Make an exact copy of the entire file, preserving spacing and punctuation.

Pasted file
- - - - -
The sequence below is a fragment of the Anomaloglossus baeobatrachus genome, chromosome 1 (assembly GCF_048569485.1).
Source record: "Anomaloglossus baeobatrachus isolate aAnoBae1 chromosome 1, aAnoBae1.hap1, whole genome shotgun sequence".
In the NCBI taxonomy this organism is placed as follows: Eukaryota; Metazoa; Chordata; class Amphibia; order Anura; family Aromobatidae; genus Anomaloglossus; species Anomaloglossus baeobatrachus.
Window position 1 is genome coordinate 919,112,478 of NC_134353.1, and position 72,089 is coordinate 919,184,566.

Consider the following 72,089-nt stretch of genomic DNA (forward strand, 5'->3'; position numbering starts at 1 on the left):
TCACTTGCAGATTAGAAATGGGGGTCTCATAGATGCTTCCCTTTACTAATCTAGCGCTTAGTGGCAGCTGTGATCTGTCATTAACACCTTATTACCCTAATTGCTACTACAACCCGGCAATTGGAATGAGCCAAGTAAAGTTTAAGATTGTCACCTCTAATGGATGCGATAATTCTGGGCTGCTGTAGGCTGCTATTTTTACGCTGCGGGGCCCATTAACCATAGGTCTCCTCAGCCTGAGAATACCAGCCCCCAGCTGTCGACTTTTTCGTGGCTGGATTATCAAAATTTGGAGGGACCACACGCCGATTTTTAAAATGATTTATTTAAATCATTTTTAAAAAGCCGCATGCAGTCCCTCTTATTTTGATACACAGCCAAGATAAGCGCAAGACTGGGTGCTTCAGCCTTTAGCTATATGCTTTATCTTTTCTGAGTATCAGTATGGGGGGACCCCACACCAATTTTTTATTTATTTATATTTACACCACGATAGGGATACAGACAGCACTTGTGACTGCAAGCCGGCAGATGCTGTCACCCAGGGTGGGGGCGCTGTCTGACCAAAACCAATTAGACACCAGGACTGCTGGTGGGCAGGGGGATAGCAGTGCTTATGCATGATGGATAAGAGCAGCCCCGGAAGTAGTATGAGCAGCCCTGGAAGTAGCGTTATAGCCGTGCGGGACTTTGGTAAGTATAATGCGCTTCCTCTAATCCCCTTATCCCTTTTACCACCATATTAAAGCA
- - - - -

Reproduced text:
The sequence below is a fragment of the Anomaloglossus baeobatrachus genome, chromosome 1 (assembly GCF_048569485.1).
Source record: "Anomaloglossus baeobatrachus isolate aAnoBae1 chromosome 1, aAnoBae1.hap1, whole genome shotgun sequence".
In the NCBI taxonomy this organism is placed as follows: Eukaryota; Metazoa; Chordata; class Amphibia; order Anura; family Aromobatidae; genus Anomaloglossus; species Anomaloglossus baeobatrachus.
Window position 1 is genome coordinate 919,112,478 of NC_134353.1, and position 72,089 is coordinate 919,184,566.

Consider the following 72,089-nt stretch of genomic DNA (forward strand, 5'->3'; position numbering starts at 1 on the left):
TCACTTGCAGATTAGAAATGGGGGTCTCATAGATGCTTCCCTTTACTAATCTAGCGCTTAGTGGCAGCTGTGATCTGTCATTAACACCTTATTACCCTAATTGCTACTACAACCCGGCAATTGGAATGAGCCAAGTAAAGTTTAAGATTGTCACCTCTAATGGATGCGATAATTCTGGGCTGCTGTAGGCTGCTATTTTTACGCTGCGGGGCCCATTAACCATAGGTCTCCTCAGCCTGAGAATACCAGCCCCCAGCTGTCGACTTTTTCGTGGCTGGATTATCAAAATTTGGAGGGACCACACGCCGATTTTTAAAATGATTTATTTAAATCATTTTTAAAAAGCCGCATGCAGTCCCTCTTATTTTGATACACAGCCAAGATAAGCGCAAGACTGGGTGCTTCAGCCTTTAGCTATATGCTTTATCTTTTCTGAGTATCAGTATGGGGGGACCCCACACCAATTTTTTATTTATTTATATTTACACCACGATAGGGATACAGACAGCACTTGTGACTGCAAGCCGGCAGATGCTGTCACCCAGGGTGGGGGCGCTGTCTGACCAAAACCAATTAGACACCAGGACTGCTGGTGGGCAGGGGGATAGCAGTGCTTATGCATGATGGATAAGAGCAGCCCCGGAAGTAGTATGAGCAGCCCTGGAAGTAGCGTTATAGCCGTGCGGGACTTTGGTAAGTATAATGCGCTTCCTCTAATCCCCTTATCCCTTTTACCACCATATTAAAGCA